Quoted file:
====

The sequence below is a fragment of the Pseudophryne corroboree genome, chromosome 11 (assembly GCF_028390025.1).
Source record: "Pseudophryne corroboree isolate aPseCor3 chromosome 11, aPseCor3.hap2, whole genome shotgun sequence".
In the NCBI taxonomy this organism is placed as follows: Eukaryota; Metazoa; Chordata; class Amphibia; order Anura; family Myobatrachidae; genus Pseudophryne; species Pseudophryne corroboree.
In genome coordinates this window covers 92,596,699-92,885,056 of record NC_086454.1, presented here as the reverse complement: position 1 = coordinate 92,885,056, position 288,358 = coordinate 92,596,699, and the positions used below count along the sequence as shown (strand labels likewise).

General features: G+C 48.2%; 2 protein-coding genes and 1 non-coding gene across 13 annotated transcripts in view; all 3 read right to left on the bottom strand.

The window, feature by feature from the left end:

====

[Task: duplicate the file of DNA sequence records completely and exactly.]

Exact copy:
The sequence below is a fragment of the Pseudophryne corroboree genome, chromosome 11 (assembly GCF_028390025.1).
Source record: "Pseudophryne corroboree isolate aPseCor3 chromosome 11, aPseCor3.hap2, whole genome shotgun sequence".
In the NCBI taxonomy this organism is placed as follows: Eukaryota; Metazoa; Chordata; class Amphibia; order Anura; family Myobatrachidae; genus Pseudophryne; species Pseudophryne corroboree.
In genome coordinates this window covers 92,596,699-92,885,056 of record NC_086454.1, presented here as the reverse complement: position 1 = coordinate 92,885,056, position 288,358 = coordinate 92,596,699, and the positions used below count along the sequence as shown (strand labels likewise).

General features: G+C 48.2%; 2 protein-coding genes and 1 non-coding gene across 13 annotated transcripts in view; all 3 read right to left on the bottom strand.

The window, feature by feature from the left end: